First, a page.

What is the change in the percentage of trips made on a bike from 2019 to 2020? Due to the initial modal share of bike use being low, the change in modal share rarely went over 1, however, the increase in modal share from 2019 to 2020 was over 50% and often 100% in many Brooklyn census tracts.

What is the change in the percentage of trips made using public transit from 2019 to 2020? What is interesting for us in this map is the areas where public transit dropped less than 50%. We anticipate that the population living in these areas, shown in reds had a sustained demand to use public transit even during the pandemic months, and  a majority of them are likely essential workers.


Maps 9 & 10: Percentage of essential workers to the population +16 years of age per census tract*
To double check our assumption, we look at the % of working population who are essential workers per census tract. We are interested in seeing if there are any overlaps between areas with a high population of essential workers and sustained transit ridership. We expect to see transit ridership not going down in areas where a high % of essential workers live.

(data aggregated per NTA)

* Based on the list of occupations considered as essential in the below Boston study and Census 2019 data (Table 2401)
(NYC essential occupations list is very detailed to filter census data with):

Charts 1 & 2: Which census tracts had the highest gains in bike trips while not losing a lot of transit riders? Where do the most number of essential workers live?
We assume that if the public transit ridership did not go down significantly after the start of the lock down in a region, it is likely that a higher number of essential workers live in that area, compared to the others where transit ridership decreased significantly.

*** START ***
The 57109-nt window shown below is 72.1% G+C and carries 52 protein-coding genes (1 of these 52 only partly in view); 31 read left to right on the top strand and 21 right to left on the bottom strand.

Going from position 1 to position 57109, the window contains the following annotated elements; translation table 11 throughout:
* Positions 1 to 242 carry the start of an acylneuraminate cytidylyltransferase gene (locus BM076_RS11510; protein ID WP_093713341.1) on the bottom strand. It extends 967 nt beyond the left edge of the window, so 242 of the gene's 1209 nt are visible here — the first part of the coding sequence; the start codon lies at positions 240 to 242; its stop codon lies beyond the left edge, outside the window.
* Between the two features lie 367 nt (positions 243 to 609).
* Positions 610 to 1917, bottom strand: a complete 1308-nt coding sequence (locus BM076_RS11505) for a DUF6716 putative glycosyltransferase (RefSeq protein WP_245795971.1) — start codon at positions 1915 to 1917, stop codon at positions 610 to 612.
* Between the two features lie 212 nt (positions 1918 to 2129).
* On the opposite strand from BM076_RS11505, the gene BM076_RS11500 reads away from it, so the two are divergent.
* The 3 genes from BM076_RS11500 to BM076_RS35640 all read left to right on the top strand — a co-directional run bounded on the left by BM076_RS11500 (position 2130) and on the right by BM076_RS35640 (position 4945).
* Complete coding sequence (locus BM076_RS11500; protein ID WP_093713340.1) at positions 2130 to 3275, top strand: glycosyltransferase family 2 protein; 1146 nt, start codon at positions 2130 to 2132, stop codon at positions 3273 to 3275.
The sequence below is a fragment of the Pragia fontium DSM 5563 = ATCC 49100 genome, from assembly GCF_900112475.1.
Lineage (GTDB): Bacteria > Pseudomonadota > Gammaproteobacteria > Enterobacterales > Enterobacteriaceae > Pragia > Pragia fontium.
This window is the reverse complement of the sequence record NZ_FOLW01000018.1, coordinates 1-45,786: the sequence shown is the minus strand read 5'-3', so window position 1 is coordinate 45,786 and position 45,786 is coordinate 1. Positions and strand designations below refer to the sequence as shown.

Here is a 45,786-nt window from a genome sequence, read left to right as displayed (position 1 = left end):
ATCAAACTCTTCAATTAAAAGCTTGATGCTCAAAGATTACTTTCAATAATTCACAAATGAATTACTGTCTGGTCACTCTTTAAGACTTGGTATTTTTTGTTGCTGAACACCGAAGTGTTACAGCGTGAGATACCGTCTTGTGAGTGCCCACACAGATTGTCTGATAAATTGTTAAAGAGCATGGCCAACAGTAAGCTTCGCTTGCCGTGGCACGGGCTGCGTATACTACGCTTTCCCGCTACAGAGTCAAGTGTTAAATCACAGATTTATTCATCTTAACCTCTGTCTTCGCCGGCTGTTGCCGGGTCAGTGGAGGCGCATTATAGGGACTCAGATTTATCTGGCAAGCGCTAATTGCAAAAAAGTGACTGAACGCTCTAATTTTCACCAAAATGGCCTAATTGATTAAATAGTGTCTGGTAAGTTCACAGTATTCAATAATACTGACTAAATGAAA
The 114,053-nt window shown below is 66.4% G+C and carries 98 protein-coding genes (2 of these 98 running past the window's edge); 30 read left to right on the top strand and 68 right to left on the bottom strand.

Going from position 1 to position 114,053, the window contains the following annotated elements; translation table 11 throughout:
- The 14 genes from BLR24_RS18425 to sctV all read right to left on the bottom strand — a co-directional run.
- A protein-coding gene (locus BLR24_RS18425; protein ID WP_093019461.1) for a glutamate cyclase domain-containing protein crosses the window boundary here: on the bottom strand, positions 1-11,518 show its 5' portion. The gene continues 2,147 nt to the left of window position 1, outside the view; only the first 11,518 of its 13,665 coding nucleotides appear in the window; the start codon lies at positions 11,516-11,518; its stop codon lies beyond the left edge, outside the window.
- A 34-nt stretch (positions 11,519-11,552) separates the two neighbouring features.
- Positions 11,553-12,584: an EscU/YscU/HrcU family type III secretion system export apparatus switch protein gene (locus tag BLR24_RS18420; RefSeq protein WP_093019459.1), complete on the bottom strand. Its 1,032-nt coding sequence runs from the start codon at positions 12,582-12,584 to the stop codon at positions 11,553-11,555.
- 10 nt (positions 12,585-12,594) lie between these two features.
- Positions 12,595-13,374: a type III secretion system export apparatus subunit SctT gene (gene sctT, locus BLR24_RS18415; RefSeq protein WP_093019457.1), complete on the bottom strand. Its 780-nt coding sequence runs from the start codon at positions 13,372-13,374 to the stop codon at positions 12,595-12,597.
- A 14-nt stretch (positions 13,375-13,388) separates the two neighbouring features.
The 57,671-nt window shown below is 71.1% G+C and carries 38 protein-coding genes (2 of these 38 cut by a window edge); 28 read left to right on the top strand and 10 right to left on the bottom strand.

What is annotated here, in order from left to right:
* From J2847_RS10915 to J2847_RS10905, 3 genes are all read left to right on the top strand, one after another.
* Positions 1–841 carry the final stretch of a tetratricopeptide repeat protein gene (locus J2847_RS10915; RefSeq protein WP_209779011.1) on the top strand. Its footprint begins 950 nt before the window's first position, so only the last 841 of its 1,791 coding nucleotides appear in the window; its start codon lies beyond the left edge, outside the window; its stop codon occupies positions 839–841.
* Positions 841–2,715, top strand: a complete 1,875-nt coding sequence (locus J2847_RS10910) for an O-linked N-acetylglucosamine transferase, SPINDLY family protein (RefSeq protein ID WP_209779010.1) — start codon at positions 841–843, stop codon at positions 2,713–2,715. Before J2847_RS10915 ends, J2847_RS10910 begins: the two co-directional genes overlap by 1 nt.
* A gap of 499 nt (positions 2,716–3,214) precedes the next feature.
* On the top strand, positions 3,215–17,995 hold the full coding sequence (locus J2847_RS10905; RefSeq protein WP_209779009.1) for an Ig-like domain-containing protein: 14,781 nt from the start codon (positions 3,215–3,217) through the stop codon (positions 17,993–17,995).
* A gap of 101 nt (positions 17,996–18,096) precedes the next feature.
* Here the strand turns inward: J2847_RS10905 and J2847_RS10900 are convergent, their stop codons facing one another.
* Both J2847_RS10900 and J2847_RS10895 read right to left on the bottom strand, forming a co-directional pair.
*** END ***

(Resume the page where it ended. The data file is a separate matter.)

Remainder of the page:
(data aggregated per NTA)

Map 11: Map of census tracts that have gained bike trips with bike lanes overlay


Map 12: Crash data with bike trip gains and bike lanes
Crash data is from within the date range of 04-01-2020 and 10-18-2020. Small dots represent crashes with cyclist injuries and large circles, crashes with cyclist deaths.

Map 13: Which census tracks have bike lanes, and which need them?
The census tracts overlaid with shades of blue have either a protected bike lane, standard bike lane or sharrows passing though it, those that are not, do not have any. Underlying colors show the percentage of change in cycling from 2019 to 2020. Where we see no blues and bright-dark reds are tracts where people used bikes significantly more in 2020 than they did in 2019, but there are no bike lanes on their streets.

Maps 14 & 15: Census tracts where: (1) Increase in cycling from 2019 to 2020 is above the median, (2) There are no protected bike lanes and (3) There has been at least one crash where a cyclist was injured or killed between 04-01-2020 and 10-18-2020. Hover over each tract to see more detail.

For this map, bike lanes were intersected with the census tract polygons, and the facility class (I,II,III or Link) of the longest intersecting lane is assigned to the census tract. We exclude census tracts intersecting with protected bike lanes (Facility Class I). We keep those that have negligible intersections.

The same census tracts are rendered based on the percentage of essential workers to the population +16 years of age.

Extra visuals
What is the change in public transit use?